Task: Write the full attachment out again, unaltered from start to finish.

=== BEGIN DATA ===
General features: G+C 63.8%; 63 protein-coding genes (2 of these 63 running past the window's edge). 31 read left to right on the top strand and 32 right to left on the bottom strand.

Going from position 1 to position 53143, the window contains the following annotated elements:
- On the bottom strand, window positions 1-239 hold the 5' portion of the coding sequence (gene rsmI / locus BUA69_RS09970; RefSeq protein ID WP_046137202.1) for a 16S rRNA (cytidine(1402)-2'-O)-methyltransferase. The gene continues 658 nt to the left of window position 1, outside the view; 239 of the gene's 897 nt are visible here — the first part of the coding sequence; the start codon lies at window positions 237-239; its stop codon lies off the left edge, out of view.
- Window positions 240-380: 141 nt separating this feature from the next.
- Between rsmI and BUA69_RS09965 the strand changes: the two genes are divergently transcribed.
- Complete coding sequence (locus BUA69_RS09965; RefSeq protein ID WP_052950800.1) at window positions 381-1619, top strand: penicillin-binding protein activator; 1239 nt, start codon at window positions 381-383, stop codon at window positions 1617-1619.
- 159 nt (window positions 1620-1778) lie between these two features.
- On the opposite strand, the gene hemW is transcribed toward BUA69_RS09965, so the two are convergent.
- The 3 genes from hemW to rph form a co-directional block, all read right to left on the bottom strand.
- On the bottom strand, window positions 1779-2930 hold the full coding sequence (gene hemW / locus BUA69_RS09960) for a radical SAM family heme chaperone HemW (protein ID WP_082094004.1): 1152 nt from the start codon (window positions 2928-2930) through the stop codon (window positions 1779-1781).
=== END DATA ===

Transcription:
General features: G+C 63.8%; 63 protein-coding genes (2 of these 63 running past the window's edge). 31 read left to right on the top strand and 32 right to left on the bottom strand.

Going from position 1 to position 53143, the window contains the following annotated elements:
- On the bottom strand, window positions 1-239 hold the 5' portion of the coding sequence (gene rsmI / locus BUA69_RS09970; RefSeq protein ID WP_046137202.1) for a 16S rRNA (cytidine(1402)-2'-O)-methyltransferase. The gene continues 658 nt to the left of window position 1, outside the view; 239 of the gene's 897 nt are visible here — the first part of the coding sequence; the start codon lies at window positions 237-239; its stop codon lies off the left edge, out of view.
- Window positions 240-380: 141 nt separating this feature from the next.
- Between rsmI and BUA69_RS09965 the strand changes: the two genes are divergently transcribed.
- Complete coding sequence (locus BUA69_RS09965; RefSeq protein ID WP_052950800.1) at window positions 381-1619, top strand: penicillin-binding protein activator; 1239 nt, start codon at window positions 381-383, stop codon at window positions 1617-1619.
- 159 nt (window positions 1620-1778) lie between these two features.
- On the opposite strand, the gene hemW is transcribed toward BUA69_RS09965, so the two are convergent.
- The 3 genes from hemW to rph form a co-directional block, all read right to left on the bottom strand.
- On the bottom strand, window positions 1779-2930 hold the full coding sequence (gene hemW / locus BUA69_RS09960) for a radical SAM family heme chaperone HemW (protein ID WP_082094004.1): 1152 nt from the start codon (window positions 2928-2930) through the stop codon (window positions 1779-1781).